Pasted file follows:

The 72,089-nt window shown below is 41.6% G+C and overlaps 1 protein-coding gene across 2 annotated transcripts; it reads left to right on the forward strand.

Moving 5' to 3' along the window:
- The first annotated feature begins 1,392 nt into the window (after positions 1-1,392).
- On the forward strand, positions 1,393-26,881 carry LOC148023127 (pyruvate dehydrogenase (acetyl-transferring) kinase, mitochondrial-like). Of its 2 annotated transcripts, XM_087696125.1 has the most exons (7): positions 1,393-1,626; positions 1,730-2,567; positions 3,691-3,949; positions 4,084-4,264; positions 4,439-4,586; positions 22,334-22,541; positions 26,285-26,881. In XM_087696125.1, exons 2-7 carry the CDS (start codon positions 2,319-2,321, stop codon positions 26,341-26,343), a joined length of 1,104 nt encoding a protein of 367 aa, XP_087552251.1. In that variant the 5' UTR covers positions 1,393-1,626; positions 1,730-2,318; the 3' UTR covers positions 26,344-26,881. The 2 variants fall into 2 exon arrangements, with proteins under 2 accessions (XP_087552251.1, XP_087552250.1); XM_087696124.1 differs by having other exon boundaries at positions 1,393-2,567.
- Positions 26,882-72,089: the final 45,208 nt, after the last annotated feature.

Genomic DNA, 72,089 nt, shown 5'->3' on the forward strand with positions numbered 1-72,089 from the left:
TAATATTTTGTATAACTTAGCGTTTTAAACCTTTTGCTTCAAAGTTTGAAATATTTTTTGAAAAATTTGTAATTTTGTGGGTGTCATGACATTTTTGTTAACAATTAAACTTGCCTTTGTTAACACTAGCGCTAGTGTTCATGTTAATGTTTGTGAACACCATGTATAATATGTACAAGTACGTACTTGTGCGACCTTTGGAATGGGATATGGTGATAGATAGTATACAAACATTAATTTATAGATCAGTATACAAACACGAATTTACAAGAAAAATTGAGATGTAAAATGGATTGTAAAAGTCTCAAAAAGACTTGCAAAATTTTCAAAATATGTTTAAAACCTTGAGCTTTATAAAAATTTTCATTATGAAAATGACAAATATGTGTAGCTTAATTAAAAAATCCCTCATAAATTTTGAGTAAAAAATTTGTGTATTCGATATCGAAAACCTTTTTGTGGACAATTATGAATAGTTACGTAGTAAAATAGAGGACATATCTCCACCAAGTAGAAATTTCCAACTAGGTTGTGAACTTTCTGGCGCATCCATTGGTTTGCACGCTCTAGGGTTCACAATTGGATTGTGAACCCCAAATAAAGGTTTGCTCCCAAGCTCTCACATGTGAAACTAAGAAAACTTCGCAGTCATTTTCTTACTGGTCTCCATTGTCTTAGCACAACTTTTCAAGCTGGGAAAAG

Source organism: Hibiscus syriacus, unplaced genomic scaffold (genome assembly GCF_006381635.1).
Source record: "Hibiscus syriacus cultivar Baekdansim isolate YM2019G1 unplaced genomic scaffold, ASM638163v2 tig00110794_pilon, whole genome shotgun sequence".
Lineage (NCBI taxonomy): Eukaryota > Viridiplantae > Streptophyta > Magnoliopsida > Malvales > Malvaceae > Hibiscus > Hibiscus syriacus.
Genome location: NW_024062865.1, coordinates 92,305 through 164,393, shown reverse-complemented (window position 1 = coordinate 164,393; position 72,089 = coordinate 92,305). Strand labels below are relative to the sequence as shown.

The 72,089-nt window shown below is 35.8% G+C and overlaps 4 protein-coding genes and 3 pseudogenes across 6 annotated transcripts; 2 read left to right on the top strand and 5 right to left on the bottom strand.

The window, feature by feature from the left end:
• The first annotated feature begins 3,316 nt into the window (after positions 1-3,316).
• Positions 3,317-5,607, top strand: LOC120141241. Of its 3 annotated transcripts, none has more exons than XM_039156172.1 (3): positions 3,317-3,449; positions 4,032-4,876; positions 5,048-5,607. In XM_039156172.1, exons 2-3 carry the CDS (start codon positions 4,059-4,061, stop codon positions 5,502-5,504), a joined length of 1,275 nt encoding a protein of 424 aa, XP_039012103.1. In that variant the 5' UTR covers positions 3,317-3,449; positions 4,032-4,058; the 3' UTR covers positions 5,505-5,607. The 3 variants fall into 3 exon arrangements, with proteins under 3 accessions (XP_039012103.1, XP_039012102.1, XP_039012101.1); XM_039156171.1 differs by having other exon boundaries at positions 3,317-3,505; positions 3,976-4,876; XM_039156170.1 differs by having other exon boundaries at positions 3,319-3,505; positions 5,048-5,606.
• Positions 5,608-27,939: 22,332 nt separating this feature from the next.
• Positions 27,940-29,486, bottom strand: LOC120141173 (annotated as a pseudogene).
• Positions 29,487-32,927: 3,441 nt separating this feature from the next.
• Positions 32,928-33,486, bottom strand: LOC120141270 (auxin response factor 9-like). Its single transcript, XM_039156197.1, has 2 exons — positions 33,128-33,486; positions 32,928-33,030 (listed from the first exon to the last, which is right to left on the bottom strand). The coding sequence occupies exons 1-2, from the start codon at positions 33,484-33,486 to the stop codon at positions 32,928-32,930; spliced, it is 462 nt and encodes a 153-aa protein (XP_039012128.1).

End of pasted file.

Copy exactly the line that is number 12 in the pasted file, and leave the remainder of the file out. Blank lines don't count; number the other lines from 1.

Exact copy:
The 72,089-nt window shown below is 35.8% G+C and overlaps 4 protein-coding genes and 3 pseudogenes across 6 annotated transcripts; 2 read left to right on the top strand and 5 right to left on the bottom strand.